By Tony Swash on 7/27/13, Rating: 0
RE: Missing something
By testerguy on 7/27/2013 8:25:39 AM , Rating: 1
Just because something is lightweight and made of plastic, doesn't mean it's "cheap"

The light weight isn't the problem. The plastic is. And it being made of plastic, in Samsung's case, does mean that it's cheap. It's factually cheaper to product.

Your attempt to align cheapness with faults is also misinformed. Nobody is saying plastic wont do the job. They are saying that it does the job cheaply . There is a difference between premium and more functional. Premium can include a variety of other factors such as cost, how nice it looks, how nice it feels. It doesn't necessarily have to function better.

And by the way, in drop tests all around the internet the S4 loses out to the iPhone and HTC One. Just look at several videos online. The point I'm making, though - is that even if this weren't true it doesn't matter, plastic is still cheap.

RE: Missing something
By Reclaimer77 on 7/27/2013 9:48:00 AM , Rating: 2
Tester please, we all know if Apple made the S4 you wouldn't have said any of that.

RE: Missing something
By testerguy on 7/29/2013 3:35:37 AM , Rating: 2
If you want an example of an entirely fanboy-based response, look no further than this.

Attempting to address precisely zero of the points, simply making a vacuous and uninformed false claim about what I would or wouldn't do in another scenario.

Completely irrelevant and my point stands.

RE: Missing something
By retrospooty on 7/29/2013 10:54:51 AM , Rating: 2
I have to agree with Reclaimer on this... If this were a discussion about HTC's Aluminum vs. LG's plastic you wouldnt even have responded. It's Apple and a major competitor, so here you are... And guess which side you are on?

Back to point, Plastic can be done well and Aluminum does not always mean high quality. It just happens to be that Samsung's plastic implementations can be considered cheaply done. If you are looking for an example of well done plastic, Samsung is the last place you want to start.

RE: Missing something
By Cheesew1z69 on 7/29/2013 1:14:32 PM , Rating: 2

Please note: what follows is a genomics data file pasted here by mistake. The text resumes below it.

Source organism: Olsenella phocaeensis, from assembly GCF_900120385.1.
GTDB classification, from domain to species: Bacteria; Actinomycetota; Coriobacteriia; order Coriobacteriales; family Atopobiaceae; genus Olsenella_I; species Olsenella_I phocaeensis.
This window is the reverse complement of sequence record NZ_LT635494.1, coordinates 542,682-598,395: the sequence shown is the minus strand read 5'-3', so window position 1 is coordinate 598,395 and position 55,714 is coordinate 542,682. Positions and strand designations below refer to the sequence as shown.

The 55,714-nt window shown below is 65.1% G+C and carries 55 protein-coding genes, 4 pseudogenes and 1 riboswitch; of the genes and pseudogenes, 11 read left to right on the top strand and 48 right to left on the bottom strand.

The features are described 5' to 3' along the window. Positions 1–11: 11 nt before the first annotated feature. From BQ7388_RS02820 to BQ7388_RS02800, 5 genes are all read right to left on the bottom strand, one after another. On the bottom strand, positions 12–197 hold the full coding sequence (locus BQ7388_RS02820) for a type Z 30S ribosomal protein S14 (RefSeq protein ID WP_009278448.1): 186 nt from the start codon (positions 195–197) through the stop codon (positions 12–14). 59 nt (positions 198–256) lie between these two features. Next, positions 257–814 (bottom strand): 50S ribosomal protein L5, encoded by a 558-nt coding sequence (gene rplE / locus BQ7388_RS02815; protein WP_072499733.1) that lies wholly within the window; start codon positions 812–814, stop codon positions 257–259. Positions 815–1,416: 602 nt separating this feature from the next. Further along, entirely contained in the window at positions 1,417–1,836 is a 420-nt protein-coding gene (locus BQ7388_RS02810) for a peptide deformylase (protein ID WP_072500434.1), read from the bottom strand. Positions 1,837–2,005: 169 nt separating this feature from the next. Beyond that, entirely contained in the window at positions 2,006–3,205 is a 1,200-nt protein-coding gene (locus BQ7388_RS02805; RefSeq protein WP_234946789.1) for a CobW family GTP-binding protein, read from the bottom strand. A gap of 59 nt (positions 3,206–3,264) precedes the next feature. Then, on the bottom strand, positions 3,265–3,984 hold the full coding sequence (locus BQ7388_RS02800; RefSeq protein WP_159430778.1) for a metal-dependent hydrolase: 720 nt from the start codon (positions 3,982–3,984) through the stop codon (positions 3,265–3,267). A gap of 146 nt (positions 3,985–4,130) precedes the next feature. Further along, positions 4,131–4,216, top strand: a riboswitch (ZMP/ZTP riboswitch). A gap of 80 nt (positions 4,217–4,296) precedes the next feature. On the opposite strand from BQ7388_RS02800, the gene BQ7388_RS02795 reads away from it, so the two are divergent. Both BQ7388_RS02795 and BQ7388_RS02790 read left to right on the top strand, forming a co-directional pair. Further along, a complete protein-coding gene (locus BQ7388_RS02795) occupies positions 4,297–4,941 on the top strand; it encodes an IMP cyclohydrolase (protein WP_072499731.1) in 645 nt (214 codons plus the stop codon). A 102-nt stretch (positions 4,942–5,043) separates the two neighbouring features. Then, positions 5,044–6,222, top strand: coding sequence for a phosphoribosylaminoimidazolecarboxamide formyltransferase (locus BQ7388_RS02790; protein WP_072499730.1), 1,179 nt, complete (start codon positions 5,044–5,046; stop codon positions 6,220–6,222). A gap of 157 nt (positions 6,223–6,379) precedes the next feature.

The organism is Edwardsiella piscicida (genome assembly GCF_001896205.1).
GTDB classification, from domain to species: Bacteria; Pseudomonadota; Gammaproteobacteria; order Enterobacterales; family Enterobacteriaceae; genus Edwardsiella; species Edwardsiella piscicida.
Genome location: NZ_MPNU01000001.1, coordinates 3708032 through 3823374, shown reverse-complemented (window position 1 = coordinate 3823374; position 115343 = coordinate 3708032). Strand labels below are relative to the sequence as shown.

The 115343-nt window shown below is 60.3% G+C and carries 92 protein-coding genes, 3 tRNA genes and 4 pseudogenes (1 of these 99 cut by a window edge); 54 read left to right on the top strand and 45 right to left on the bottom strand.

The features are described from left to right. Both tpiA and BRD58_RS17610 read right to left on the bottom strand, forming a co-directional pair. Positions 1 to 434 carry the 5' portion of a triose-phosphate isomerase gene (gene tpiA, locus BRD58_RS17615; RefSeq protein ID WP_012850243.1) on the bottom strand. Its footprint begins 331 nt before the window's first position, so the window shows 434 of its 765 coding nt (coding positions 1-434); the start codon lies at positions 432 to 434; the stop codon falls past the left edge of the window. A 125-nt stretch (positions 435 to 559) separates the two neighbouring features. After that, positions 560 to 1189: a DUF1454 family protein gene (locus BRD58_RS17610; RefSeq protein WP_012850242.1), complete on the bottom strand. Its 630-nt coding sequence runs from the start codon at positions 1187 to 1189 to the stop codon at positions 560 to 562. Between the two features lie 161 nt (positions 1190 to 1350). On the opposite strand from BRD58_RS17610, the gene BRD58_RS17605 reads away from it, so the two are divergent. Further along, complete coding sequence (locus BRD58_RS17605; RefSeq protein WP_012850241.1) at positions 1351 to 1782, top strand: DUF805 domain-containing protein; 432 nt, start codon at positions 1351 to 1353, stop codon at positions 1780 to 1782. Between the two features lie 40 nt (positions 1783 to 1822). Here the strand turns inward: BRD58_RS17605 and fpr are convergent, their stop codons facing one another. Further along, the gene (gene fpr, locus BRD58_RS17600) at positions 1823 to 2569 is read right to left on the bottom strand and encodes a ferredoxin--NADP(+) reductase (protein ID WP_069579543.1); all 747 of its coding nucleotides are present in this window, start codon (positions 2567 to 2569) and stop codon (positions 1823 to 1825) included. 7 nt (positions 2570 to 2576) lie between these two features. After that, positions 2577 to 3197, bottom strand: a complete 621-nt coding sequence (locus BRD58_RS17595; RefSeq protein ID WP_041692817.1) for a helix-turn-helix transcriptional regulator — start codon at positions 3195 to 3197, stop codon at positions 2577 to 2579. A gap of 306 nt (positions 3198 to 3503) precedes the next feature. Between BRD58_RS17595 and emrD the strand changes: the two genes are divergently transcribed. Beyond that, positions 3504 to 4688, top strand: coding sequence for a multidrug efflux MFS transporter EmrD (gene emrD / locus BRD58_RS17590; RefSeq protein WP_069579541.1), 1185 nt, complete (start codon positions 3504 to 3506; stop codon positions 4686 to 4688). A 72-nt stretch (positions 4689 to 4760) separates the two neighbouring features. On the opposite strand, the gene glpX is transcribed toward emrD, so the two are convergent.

If you want an example of an entirely fanboy-based response, look no further than my entire posting history

RE: Missing something
By retrospooty on 7/29/2013 4:18:46 PM , Rating: 2
LOL... I know. The worst fanboy is the one that wont admit it, ever, no matter what. At least Tony will come out and say, yes, I am a huge Apple fan. TG has, for at least a year only posted in Apple articles and only posted in favor of Apple, no matter the issue. Whether its the trial, patents, products, hardware, software, or just the company info/maneuvering... Its 100% apple, all the time, no matter what. Then he gets all pissed off at anyone that dares to disagree and starts insulting their intelligence. But... I am not a fanboy.


RE: Missing something
By retrospooty on 7/27/2013 9:58:24 AM , Rating: 2
Plastic can be done well. All I am saying is Samsung can do a better job with quality and plastic. Go to a carrier store and compare an S3 or S4 to droid DNA or some other plastic phone. Compare a note or tab tablet to a Nexus 7 or a nook. Sammy could really stand to raise their game on build quality.

RE: Missing something
By Tony Swash on 7/28/2013 6:05:23 AM , Rating: 1
In interpreting these results one needs to take tax in to account and and then to get an understanding of the state of competition between Apple and Samsung one needs to compare like to like.

Apple in its 10Q filing reported $9.2 billion in total operating income. After $2.5 billion set aside for taxes, that leaves $6.9 billion in net income.

Samsung Electronics reported (PDF) $9.53 trillion Korean Republic Won ($8.56 billion) in total operating income. After $2.05 T KRW ($1.84 billion) set aside for taxes, that leaves $7.77 T KRW ($6.98 billion) in net income.

Apple is earning greater operating profits than all of Samsung Electronics, despite the fact that Samsung operates across a lot of other businesses. Apple sets aside more for taxes, so its reported net profit is slightly but not significantly lower, at least in the current currency exchange.

Samsung further breaks its overall earnings into three market segments: Consumer Electronics (TVs and appliances), IT & Mobile communications (which includes handsets, smartphones, tablets, PCs and network equipment) and Device Solutions (which includes LCD and OLED screens, memory, and System LSI, the fab that builds Apple's A-series chips for iOS devices).

If you only compare the IM segment of Samsung that directly compares to Apple's business (iPhones, iPads, iPods and Macs), you get $6.28 T KRW ($5.64 billion) in operating profit (Samsung doesn't detail its taxes or net income for IM). That amounts to just 61 percent of Apple's total earnings.

"Can anyone tell me what MobileMe is supposed to do?... So why the f*** doesn't it do that?" -- Steve Jobs

Copyright 2015 DailyTech LLC. - RSS Feed | Advertise | About Us | Ethics | FAQ | Terms, Conditions & Privacy Information | Kristopher Kubicki